7.       The Talent Office is still completely unable to develop a navigatable staffing framework and that results in less competitive hiring by CPS and improper/inadequate staffing that severely damages students. So they received more money to oversee.
8.       The grouping of family and community engagement, LSC relations and governmental affairs suggests a priority on attempting to lobby and attain buy-in from communities rather than truly collaborative efforts that are respectful to parent voice.
9.       The deficit is at least in some part real, but should be viewed in the context of a CPS finance department that has been hundreds of millions of dollars off in their deficit projections every single year.

What is the budget?
The budget is a document that CPS is mandated to release each fiscal year to lay out the expected revenue and planned expenditures for public consumption. It is then voted on by the CPS Board of Education. Since the Board of Education is non-elected, neither the board nor central office is required to actually listen to any of public input. Nevertheless, CPS is legally required release a draft budget in June, hold public hearings and then the board must pass a final version at the following board meeting.  
If they aren’t integrated into the process, why have the hearings at all? Why testify at hearings where people running the system aren’t listening?
CPS is required by law to have the hearings. They also use the opportunity to “sell” their budget to the public. I have presented several years at the hearings. The point is not to move CPS, it’s to build community knowledge and confidence that we can build our own budget. Two years ago, I received my termination notice from my teaching position at Julian High School due to my work supporting student organizing. Even though it was very difficult, I testified through my tears to ensure the story was told.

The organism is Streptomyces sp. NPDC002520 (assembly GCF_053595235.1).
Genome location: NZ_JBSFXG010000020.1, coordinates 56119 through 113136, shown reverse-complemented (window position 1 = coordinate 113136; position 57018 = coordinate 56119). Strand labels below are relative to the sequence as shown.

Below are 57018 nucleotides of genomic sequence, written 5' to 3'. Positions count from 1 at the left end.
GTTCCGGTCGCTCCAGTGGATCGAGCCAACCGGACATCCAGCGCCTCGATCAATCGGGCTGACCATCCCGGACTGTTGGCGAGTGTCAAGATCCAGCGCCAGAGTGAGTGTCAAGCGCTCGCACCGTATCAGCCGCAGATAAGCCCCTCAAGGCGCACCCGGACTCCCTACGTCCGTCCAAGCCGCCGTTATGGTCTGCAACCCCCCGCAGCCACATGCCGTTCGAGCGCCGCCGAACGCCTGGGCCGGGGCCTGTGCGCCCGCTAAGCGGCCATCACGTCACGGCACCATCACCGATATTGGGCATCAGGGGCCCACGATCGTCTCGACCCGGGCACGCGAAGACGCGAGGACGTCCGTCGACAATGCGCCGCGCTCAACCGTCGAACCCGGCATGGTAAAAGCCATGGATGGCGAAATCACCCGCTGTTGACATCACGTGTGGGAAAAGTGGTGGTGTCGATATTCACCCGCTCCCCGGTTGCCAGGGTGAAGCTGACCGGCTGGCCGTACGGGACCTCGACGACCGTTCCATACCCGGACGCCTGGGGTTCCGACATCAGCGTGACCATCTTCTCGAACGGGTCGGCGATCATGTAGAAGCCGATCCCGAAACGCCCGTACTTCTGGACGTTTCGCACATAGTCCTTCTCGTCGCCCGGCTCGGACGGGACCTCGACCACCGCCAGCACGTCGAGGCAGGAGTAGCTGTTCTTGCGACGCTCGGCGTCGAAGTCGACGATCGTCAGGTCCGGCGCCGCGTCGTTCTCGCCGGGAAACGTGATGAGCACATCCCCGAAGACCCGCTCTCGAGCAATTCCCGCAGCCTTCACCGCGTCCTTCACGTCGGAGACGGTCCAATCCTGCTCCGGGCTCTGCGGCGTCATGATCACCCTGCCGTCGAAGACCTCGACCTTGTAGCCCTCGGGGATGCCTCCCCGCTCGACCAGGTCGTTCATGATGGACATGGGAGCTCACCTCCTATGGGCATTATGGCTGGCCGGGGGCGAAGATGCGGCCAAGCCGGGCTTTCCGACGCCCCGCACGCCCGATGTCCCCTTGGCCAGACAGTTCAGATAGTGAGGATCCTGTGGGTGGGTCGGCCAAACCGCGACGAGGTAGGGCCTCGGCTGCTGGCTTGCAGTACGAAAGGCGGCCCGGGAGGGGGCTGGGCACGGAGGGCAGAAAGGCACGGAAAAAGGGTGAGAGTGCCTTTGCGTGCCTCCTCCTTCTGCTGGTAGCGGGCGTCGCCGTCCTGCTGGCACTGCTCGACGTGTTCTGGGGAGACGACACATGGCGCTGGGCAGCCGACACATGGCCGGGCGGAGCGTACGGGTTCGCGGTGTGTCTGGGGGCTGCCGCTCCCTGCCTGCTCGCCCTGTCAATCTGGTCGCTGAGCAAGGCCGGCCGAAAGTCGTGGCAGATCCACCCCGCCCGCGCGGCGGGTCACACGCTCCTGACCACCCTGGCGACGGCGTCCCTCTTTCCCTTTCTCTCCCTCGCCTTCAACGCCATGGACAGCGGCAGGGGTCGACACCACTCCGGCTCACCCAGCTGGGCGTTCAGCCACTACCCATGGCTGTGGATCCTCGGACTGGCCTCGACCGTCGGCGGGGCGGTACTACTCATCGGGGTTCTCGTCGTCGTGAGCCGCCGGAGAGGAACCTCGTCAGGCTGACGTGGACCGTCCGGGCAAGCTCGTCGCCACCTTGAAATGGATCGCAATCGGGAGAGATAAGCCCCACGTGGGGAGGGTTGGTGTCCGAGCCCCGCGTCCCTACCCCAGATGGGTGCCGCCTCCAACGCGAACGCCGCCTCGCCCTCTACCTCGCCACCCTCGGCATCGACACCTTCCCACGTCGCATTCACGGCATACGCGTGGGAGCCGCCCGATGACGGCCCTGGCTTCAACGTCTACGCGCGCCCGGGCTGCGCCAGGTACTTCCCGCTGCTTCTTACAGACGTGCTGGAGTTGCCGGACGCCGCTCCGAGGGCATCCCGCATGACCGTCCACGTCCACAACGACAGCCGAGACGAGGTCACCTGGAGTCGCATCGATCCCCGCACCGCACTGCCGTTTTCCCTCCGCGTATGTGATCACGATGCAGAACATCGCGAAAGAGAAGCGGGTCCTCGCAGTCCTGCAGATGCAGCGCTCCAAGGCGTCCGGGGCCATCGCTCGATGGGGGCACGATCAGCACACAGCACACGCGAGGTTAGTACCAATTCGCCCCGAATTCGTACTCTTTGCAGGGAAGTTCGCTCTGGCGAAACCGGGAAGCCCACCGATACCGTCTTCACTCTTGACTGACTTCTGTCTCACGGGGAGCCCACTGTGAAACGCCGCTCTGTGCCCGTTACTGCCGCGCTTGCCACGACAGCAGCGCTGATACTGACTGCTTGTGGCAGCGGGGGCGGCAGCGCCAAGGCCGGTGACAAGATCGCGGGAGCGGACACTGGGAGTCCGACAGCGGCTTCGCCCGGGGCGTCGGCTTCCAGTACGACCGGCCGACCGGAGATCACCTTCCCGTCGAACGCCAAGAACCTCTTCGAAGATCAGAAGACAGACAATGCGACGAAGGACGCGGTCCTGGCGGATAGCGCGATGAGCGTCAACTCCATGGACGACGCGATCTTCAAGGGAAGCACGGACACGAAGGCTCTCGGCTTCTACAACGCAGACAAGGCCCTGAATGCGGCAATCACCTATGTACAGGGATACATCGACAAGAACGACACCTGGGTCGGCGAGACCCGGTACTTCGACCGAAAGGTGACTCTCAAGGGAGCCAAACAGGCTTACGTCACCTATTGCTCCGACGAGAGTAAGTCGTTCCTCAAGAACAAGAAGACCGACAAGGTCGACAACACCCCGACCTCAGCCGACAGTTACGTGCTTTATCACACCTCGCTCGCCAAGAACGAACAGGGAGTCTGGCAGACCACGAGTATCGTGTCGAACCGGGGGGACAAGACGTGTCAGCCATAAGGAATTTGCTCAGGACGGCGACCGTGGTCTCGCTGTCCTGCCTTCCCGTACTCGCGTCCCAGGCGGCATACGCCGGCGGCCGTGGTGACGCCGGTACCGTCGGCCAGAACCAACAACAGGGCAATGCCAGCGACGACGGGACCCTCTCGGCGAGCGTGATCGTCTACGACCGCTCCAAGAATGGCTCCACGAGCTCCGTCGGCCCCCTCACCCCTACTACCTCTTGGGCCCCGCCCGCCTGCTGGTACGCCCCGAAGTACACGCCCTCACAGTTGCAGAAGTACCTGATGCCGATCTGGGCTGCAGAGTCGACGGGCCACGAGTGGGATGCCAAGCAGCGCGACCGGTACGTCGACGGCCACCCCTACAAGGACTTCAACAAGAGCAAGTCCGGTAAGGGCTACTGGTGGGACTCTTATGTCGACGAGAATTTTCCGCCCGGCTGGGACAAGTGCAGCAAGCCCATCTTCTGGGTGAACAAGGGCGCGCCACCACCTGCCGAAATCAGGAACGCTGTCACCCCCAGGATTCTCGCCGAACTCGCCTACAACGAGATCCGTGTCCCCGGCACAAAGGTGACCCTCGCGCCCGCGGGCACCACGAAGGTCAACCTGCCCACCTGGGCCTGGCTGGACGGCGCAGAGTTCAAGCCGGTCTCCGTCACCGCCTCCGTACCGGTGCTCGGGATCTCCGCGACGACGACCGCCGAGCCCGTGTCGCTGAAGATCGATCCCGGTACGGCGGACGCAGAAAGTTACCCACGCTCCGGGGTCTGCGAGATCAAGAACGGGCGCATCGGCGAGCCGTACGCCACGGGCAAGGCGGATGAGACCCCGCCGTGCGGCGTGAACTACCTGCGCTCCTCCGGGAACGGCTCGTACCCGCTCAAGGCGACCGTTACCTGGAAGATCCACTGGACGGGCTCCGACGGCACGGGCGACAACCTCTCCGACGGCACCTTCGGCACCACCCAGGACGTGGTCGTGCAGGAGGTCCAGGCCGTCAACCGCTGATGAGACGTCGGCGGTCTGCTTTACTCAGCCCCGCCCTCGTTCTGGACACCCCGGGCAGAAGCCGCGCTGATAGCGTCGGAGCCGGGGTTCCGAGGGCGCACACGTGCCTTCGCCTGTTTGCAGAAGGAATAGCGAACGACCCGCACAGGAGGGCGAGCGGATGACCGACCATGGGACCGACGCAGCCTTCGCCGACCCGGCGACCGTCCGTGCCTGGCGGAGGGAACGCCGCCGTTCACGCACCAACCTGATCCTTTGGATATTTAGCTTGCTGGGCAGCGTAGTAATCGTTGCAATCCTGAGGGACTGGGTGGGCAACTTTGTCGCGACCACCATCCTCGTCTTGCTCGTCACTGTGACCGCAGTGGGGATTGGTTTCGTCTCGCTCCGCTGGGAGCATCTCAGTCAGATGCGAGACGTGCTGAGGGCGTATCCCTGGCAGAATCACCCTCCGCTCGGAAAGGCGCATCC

How is the budget prepared and organized?
The process for preparing the budget, despite public outcry, remains almost completely opaque. In examining what is produced in the draft, it appears that the previous years’ budgets are used as a template with all of their underlying assumptions. Then new budget priorities are integrated and a narrative that decries a huge deficit, praises central office for cutting expenditures, and blames teachers for wanting their promised retirement contract honored is produced regardless of the current status of the budget. This results in a budget with the following portions:
·         Letter from the CEO
·         General overview that puts the current FY budget in comparison with the previous years
·         Rvenue explanation (the money the system is taking in)
·         School based budget breakdown (The money at the school level)
·         Departmental breakdown
·         Pension blaming section
·         Capital budget
·         Debt Management
·         Organizational overview/chart
·         Explanation of the various funds
·         Miscellaneous Appendices